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Revisiting the Jihad of the Companions after the Demise of Prophet Muhammad (sws)
Dr Farhad Shafti

Revisiting the Jihad of the Companions after the Demise of Prophet Muhammad (sws)



According to Jāved Ahmad Ghāmidī, the guidance of the Almighty in the era of messengers works on the basis of the concept of itmām al-hujjah. Itmām al-hujjah means communication of the truth to the extent that that no excuses remain for the addressees. When itmām al-hujjah is done on a group of people, they can no longer claim that they genuinely did not become convinced by the message of truth. After itmām al-hujjah the only reason that a person may reject the truth will be his own arrogance. Itmām al-hujjah is the basis of worldly reward and worldly punishment of the believers and rejecters who have been the direct addressees of a messenger of God. For these groups the worldly reward or punishment continues into the Hereafter. According to Ghāmidī, the offensives launched by the companions on the neighbouring countries after the demise of the Prophet (sws) was on the basis of itmām al-hujjah. These were the same countries whose rulers were sent warning letters by Prophet Muhammad (sws).1 The mechanism of how itmām al-hujjah applies to these countries, as understood by Ghāmidī, is a complex one. This article is the outcome of series of detailed discussions with Jāved Ahmad Ghāmidī and aims to reflect his views on this important subject.2 The article ends with my reflections on the subject.

The article has been written for a reader who is already familiar with the concept of itmām al-hujjah and its consequences as explained by Jāved Ahmad Ghāmidī. A brief reminder is given at the start of this article. 3 For the sake of brevity throughout the rest of this article I will use Ghāmidī to refer to Jāved Ahmad Ghāmidī.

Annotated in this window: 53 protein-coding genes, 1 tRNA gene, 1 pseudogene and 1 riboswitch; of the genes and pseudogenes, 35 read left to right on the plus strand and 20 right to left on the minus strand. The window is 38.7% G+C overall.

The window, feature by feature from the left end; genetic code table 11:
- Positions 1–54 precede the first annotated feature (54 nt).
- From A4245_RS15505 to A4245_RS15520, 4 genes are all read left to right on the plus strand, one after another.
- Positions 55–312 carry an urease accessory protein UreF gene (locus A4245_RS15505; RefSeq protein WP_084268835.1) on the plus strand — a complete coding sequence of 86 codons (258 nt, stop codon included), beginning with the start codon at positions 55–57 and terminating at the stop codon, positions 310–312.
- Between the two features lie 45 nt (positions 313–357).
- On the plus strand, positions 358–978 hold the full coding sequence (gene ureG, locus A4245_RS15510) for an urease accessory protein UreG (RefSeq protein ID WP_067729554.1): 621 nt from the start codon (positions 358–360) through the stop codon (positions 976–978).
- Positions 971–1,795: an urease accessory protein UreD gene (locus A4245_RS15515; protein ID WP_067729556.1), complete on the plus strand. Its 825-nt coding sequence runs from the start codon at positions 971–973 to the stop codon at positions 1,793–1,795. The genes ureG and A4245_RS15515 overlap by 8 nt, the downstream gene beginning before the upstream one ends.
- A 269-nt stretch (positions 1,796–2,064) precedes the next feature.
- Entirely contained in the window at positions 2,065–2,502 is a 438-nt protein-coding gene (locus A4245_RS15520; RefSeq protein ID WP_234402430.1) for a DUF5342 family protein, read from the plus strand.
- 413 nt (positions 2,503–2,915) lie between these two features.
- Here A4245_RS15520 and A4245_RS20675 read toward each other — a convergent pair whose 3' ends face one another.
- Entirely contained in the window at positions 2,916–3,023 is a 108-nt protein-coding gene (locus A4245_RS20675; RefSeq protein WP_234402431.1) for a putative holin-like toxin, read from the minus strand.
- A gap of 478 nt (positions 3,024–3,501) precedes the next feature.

Itmām al-Hujjah and Daynūnah

وَ لِكُلِّ أُمَّةٍ رَسُولٌ فَإِذا جاءَ رَسُولُهُمْ قُضِيَ بَيْنَهُمْ بِالْقِسْطِ وَ هُمْ لا يُظْلَمُون (١٠: ٤٧)

And for each community, there is a messenger. Then when their messenger comes, judgement will take place among them with justice and they are not wronged. (10:47)

The above verse is about one of the most important Sunan (ways) of the Almighty which in the words of Imām Hamīd al-Din Farāhī can be referred to as daynūnah. Daynūnah (from dayn in Arabic, meaning retribution) in its general meaning refers to the system of rewards and punishments of the Almighty that is fully manifested on the day of judgement. Daynūnah in its specific meaning, as Ghāmidī puts it, refers to the miniature day of judgement that takes place in this world for the direct addressees of a messenger of God. It may thus be noted that the  daynūnah is the consequence of itmām al-hujjah.

In the words of Ghāmidī:


By this phase (i.e. itmām al-hujjah), the truth has become so evident to the addressees that they do not have any excuse except stubbornness to deny it. In religious parlance, this is called itmām al-hujjah. Obviously, in it besides the style adopted and the arguments presented, the very person of the rasūl plays a role in achieving this end. The stage is reached that the matter becomes as evident as the sun shining in the open sky. Consequently, at this instance, a rasūl to a great extent communicates the fate of the addressees to them, and his preaching takes the trenchant form of a final warning.”4


Once the itmām al-hujjah takes place, daynūnah of the addressees of the messenger starts. From the time of Prophet Abraham (sws) onwards, this daynūnah has had two dimensions:


-          Internal: This refers to the reward that the believers and the followers of the messenger receive in this world. This reward is mainly in the form of political strength and domination over other politically associated nations. This reward continues as long as they obey the religion of the Almighty. If they break the covenant that they made with their Lord then their reward will cease and will be replaced with humiliation, hardship and subservience to other nations.